The configuration of the anterior LC surface along the long optic disc axis (LCD-LA) was assessed in each group, which revealed a clear difference between the vertical- and horizontal-tilt groups (Fig. 3).The anterior LC surface of the eyes in the vertical-tilt groups exhibited a W-shaped pattern with a prominent central hump in both the healthy (P < 0.001 for the LCD-LA1 versus 2; P = 0.004 for the LCD-LA2 versus 3; P = 0.013 for the LCD-LA3 versus 4; P = 0.069 for the LCD-LA4 versus 5 by the GEE; Fig. 3A), and the OAG eyes (P < 0.001 for the LCD-LA1 versus 2; P < 0.001 for the LCD-LA2 versus 3; P = 0.036 for the LCD-LA3 versus 4; P < 0.001 for the LCD-LA4 versus 5 by the GEE; Fig. 3B). In contrast, the contour of the anterior LC in the horizontal-tilt groups was U-shaped and did not have a central elevation in either the healthy (P = 0.003 for the LCD-LA1 versus 3; P = 0.002 for the LCD-LA3 versus 5; by the GEE; Fig. 3A), or the OAG eyes (P < 0.001 for the LCD-LA1 versus 3 and the LCD-LA3 versus 5 by the GEE; Fig. 3B). The difference in the pattern of the LCD-LA between the vertical- and horizontal-tilt groups was significant both in the healthy (P = 0.021 by the GEE) and OAG eyes (P = 0.036 by the GEE; Fig. 3). More specifically, the regional LCD-LA slopes from the LCD-LA3 to the LCD-LA1, 2, 4, and 5 were all significant between the groups with the healthy eyes (P = 0.012, 0.005, 0.011, 0.011 by GEE, respectively) and significant in all but one region for the OAG eyes (P < 0.001, <0.001, 0.012, 0.697 by GEE, respectively). 
Figure 3
 
Anterior LC surface depth (LCD) profiles along the long optic disc axis in the healthy eyes (A) and glaucoma eyes ([B]; the LCD-LA1 → the LCD-LA5 = the superior LCD → the inferior LCD in the vertical-tilt group; the temporal LCD → the nasal LCD in the horizontal-tilt group). Note the clear difference in the contour of the LC between the two groups, with the vertical-tilt group displaying a W-shaped configuration and the horizontal-tilt group displaying a U-shaped LC configuration. The LCD-LA with a red asterisk is significantly greater than that with a blue asterisk within the same subgroups (P < 0.05; by the GEE). The GEE revealed significant differences in the pattern of the regional LCD-LA between the vertical- and horizontal-tilt groups in both the healthy eyes (P = 0.021) and the OAG eyes (P = 0.036). Data are means and 95% CIs. Vertical-H, healthy eyes with vertical tilt; Vertical-G, glaucoma eyes with vertical tilt; Horizontal-H, healthy eyes with horizontal tilt; Horizontal-G, glaucoma eyes with horizontal tilt.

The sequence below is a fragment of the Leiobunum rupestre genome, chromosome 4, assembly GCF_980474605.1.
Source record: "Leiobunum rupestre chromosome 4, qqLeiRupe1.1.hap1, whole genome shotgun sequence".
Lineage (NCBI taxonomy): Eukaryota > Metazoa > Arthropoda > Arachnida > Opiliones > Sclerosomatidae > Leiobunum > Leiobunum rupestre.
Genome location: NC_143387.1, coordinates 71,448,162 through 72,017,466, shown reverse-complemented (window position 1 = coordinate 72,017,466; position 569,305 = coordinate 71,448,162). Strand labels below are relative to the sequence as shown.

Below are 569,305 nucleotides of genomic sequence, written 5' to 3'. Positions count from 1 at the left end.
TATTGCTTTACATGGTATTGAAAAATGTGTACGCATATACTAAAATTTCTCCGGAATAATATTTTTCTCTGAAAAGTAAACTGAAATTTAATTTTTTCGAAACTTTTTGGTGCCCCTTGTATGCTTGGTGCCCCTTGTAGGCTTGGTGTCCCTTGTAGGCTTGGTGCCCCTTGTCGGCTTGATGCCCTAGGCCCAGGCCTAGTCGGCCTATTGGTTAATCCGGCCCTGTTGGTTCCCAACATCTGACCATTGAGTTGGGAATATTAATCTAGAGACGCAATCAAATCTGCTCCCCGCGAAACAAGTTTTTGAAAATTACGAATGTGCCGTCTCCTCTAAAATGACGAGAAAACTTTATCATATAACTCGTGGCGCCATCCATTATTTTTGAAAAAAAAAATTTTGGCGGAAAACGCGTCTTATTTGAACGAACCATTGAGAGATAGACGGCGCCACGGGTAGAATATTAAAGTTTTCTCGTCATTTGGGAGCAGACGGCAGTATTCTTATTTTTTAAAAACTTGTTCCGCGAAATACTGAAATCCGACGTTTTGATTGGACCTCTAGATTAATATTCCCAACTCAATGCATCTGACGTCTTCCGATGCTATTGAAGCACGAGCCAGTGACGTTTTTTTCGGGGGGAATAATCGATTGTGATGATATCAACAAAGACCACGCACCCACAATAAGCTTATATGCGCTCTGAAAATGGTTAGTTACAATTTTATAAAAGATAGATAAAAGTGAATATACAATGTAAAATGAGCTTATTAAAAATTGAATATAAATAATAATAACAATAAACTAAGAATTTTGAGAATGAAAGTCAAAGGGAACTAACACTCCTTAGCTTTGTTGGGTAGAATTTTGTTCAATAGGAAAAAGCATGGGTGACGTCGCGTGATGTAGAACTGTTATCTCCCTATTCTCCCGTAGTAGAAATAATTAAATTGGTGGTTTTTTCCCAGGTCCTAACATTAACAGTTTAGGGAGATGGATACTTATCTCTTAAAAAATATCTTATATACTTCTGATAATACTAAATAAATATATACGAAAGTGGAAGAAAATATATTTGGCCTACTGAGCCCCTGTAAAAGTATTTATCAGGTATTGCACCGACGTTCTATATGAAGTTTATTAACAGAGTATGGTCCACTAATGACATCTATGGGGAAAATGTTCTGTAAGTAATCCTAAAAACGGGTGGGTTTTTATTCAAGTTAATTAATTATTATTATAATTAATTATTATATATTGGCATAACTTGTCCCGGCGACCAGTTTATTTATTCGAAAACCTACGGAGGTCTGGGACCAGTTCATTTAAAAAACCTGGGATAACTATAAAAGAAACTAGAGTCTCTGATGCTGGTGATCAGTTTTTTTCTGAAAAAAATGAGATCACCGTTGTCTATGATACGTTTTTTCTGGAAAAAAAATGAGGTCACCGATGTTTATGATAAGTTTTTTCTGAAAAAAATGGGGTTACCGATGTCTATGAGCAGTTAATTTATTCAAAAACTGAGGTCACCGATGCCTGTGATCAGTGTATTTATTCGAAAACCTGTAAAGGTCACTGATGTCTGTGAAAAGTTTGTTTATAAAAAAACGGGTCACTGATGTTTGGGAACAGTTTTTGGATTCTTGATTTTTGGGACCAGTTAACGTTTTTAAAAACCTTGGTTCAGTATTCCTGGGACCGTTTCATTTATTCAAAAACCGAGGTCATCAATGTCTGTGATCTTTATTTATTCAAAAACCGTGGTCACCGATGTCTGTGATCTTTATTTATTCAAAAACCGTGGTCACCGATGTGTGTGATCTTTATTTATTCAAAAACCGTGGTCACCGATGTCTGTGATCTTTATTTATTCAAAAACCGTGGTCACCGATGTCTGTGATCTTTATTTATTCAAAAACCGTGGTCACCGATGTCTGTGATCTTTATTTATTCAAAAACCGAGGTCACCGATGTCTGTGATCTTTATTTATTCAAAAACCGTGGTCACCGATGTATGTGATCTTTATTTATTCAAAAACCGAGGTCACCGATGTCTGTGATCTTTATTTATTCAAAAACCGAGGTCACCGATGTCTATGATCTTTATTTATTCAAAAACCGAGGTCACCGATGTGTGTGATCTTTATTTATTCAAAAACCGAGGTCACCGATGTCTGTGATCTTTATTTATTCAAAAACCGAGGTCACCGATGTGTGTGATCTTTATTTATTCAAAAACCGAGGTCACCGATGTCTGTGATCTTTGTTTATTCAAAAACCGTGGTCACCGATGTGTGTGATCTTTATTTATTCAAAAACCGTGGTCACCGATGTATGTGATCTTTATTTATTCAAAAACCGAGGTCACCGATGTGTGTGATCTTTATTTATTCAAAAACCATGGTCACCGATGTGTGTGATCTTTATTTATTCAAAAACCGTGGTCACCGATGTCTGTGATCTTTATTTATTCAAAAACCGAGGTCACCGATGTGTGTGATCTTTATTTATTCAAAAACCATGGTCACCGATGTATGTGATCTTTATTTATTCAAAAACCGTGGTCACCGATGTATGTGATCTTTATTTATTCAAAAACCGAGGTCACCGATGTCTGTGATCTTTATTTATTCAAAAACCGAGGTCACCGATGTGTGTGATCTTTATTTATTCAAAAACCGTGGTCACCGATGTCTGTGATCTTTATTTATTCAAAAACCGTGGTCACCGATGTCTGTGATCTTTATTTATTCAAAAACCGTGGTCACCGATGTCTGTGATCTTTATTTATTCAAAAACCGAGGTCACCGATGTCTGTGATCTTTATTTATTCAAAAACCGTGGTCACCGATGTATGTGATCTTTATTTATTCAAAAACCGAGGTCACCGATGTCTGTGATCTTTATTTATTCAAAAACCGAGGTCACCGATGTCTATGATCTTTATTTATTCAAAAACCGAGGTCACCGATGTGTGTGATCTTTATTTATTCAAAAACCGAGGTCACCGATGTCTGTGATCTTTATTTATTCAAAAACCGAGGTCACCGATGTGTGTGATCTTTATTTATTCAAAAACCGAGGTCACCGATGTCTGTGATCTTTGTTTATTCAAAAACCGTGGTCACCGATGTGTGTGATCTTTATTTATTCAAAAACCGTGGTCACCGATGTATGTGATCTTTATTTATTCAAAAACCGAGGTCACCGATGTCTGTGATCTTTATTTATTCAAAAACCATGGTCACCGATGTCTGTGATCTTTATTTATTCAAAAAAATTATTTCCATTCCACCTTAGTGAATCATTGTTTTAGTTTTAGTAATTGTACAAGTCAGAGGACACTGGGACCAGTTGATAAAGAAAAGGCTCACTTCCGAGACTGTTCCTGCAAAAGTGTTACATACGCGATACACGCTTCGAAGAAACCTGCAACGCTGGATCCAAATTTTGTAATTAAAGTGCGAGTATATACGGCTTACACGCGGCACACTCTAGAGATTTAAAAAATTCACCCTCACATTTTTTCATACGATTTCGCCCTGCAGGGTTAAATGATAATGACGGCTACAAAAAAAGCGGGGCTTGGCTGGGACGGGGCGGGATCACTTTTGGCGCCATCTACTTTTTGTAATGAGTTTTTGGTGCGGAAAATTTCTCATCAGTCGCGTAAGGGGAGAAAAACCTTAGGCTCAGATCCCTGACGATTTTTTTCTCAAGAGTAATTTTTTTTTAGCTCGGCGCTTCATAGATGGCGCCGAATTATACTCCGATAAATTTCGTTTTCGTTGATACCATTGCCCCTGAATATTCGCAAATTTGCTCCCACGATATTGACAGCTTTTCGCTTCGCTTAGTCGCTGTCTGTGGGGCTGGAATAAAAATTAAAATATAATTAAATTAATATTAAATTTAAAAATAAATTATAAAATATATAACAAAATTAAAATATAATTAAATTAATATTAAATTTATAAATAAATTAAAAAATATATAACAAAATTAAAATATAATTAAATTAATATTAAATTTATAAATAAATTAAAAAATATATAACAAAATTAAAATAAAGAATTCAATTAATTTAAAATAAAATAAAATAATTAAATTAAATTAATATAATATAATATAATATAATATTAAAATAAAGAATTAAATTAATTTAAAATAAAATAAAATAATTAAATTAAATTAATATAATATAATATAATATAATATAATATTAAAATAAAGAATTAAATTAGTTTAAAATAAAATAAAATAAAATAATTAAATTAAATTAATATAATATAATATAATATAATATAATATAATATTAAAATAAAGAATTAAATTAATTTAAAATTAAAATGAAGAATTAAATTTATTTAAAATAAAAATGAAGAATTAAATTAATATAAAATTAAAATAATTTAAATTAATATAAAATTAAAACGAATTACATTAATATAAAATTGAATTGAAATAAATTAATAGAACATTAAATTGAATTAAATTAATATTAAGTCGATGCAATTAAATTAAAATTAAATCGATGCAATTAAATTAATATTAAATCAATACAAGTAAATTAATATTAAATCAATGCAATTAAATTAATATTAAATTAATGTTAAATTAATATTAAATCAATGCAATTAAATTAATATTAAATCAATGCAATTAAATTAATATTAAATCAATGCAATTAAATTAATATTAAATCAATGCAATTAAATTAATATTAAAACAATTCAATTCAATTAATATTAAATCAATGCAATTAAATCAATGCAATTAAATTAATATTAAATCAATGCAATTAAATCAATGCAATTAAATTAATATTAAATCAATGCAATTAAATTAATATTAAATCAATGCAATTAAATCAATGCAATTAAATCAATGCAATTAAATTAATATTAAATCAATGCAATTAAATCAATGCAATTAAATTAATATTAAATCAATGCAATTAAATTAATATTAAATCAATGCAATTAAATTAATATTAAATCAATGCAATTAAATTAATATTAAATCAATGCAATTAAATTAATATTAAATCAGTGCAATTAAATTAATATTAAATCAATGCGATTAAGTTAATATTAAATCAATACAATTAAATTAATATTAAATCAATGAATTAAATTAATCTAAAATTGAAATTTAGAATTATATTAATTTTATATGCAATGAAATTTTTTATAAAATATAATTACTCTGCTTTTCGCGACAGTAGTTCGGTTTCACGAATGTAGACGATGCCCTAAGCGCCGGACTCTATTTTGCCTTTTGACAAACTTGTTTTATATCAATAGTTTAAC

Figure 3
 
Anterior LC surface depth (LCD) profiles along the long optic disc axis in the healthy eyes (A) and glaucoma eyes ([B]; the LCD-LA1 → the LCD-LA5 = the superior LCD → the inferior LCD in the vertical-tilt group; the temporal LCD → the nasal LCD in the horizontal-tilt group). Note the clear difference in the contour of the LC between the two groups, with the vertical-tilt group displaying a W-shaped configuration and the horizontal-tilt group displaying a U-shaped LC configuration. The LCD-LA with a red asterisk is significantly greater than that with a blue asterisk within the same subgroups (P < 0.05; by the GEE). The GEE revealed significant differences in the pattern of the regional LCD-LA between the vertical- and horizontal-tilt groups in both the healthy eyes (P = 0.021) and the OAG eyes (P = 0.036). Data are means and 95% CIs. Vertical-H, healthy eyes with vertical tilt; Vertical-G, glaucoma eyes with vertical tilt; Horizontal-H, healthy eyes with horizontal tilt; Horizontal-G, glaucoma eyes with horizontal tilt.
The LCD profiles along the vertical meridian from the superior to the inferior ONH of each group are shown in Figure 4 and Table 2. In the healthy eyes, both the vertical- and horizontal-tilt groups showed a W-shaped LC with a central hump (in the vertical-tilt group, P = 0.001 for the LCD2 versus 5; P = 0.037 for the LCD5 versus 6 by the GEE; in the horizontal-tilt group, P < 0.001 for the LCD1 versus 4; P = 0.011 for the LCD4 versus 6 by the GEE; Fig. 4A). The curvature of the LCD did not differ significantly according to the direction of the disc tilt in the healthy eyes (P = 0.079 by the GEE; Fig. 4A and Table 2). However, in the OAG eyes, the configuration of the anterior LC surface was clearly discriminated between the vertical- and horizontal-tilt groups. In the vertical-tilt group, the configuration was sloped toward the superior side, with a larger superior LC depth and a smaller inferior LCD (P < 0.001 for the LCD1 versus 7 by the GEE; Fig. 4B) when the slope also existed but was less distinct in healthy eyes with the vertically tilted discs (P = 0.001 for the LCD2 versus 5; P = 0.010 for the LCD2 versus 6 by the GEE; Fig. 4A). Meanwhile, the slope in the OAG eyes with the horizontally tilted discs was clearly discriminated from that in the vertical-tilt group, with the LCD being larger at the inferior ONH than at the superior ONH (P < 0.001 for the LCD2 versus 6 by the GEE; Figure 4B). This opposite pattern in the LCD slope between the different tilt groups was statistically significant (P < 0.001 by the GEE; Fig. 4B, Table 2). Unlike in the healthy eyes, the central hump was less distinct and the LCD was generally larger in the OAG eyes (Fig. 4B).